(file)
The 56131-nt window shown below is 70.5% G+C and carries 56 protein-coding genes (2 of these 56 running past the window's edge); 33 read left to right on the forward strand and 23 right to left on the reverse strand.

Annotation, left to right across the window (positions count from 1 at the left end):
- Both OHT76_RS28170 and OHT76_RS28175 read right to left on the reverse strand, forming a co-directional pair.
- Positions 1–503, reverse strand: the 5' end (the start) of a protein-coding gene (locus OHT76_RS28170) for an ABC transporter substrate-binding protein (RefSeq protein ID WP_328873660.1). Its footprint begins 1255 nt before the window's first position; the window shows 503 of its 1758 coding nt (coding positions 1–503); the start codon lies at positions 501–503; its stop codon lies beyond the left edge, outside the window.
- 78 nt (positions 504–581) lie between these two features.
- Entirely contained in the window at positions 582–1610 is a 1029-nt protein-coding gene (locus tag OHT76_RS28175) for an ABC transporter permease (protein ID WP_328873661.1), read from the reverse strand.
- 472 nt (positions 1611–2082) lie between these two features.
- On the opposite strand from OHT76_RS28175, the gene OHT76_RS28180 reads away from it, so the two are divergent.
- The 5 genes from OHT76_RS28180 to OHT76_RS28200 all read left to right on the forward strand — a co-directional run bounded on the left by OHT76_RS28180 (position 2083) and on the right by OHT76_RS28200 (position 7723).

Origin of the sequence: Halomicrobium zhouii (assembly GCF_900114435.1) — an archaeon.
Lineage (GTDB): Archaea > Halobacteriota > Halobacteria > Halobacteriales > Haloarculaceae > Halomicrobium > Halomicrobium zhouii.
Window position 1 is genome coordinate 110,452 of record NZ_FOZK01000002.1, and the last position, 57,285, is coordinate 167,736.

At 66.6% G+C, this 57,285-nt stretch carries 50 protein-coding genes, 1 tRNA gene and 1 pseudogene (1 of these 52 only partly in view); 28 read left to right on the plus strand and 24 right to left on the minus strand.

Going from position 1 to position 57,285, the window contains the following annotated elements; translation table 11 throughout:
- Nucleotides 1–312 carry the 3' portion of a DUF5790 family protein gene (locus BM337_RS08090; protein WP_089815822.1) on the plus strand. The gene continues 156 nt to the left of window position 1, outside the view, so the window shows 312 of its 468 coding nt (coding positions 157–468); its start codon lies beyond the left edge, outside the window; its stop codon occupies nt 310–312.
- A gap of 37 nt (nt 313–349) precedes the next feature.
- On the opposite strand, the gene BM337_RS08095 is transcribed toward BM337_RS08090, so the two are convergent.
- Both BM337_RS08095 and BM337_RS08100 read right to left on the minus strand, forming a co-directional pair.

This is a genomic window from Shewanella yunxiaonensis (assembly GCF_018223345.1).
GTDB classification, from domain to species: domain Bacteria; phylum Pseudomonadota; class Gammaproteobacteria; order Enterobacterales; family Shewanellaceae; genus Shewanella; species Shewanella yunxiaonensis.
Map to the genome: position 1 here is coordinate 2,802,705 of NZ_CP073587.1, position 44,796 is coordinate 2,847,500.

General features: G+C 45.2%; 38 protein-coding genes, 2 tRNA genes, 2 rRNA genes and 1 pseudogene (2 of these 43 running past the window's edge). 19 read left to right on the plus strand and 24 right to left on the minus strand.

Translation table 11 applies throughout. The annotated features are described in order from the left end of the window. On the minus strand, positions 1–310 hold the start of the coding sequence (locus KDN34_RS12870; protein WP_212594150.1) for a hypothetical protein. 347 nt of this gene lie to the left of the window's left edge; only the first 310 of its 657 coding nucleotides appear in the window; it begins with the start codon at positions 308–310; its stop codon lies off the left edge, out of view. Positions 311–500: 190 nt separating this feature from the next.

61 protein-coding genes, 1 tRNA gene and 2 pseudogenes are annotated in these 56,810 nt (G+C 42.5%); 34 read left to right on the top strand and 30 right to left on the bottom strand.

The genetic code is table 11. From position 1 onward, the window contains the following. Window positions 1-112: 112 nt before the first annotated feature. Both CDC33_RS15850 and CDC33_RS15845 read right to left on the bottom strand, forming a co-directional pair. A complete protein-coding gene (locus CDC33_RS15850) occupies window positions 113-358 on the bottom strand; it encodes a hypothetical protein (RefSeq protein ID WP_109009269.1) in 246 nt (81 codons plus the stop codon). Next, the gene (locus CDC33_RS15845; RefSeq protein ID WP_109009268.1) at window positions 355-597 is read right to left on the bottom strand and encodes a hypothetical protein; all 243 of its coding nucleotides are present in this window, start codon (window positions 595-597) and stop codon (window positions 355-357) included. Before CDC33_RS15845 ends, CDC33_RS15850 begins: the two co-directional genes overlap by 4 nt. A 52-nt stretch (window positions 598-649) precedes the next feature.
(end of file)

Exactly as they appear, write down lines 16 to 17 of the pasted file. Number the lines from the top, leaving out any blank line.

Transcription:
- A gap of 37 nt (nt 313–349) precedes the next feature.
- On the opposite strand, the gene BM337_RS08095 is transcribed toward BM337_RS08090, so the two are convergent.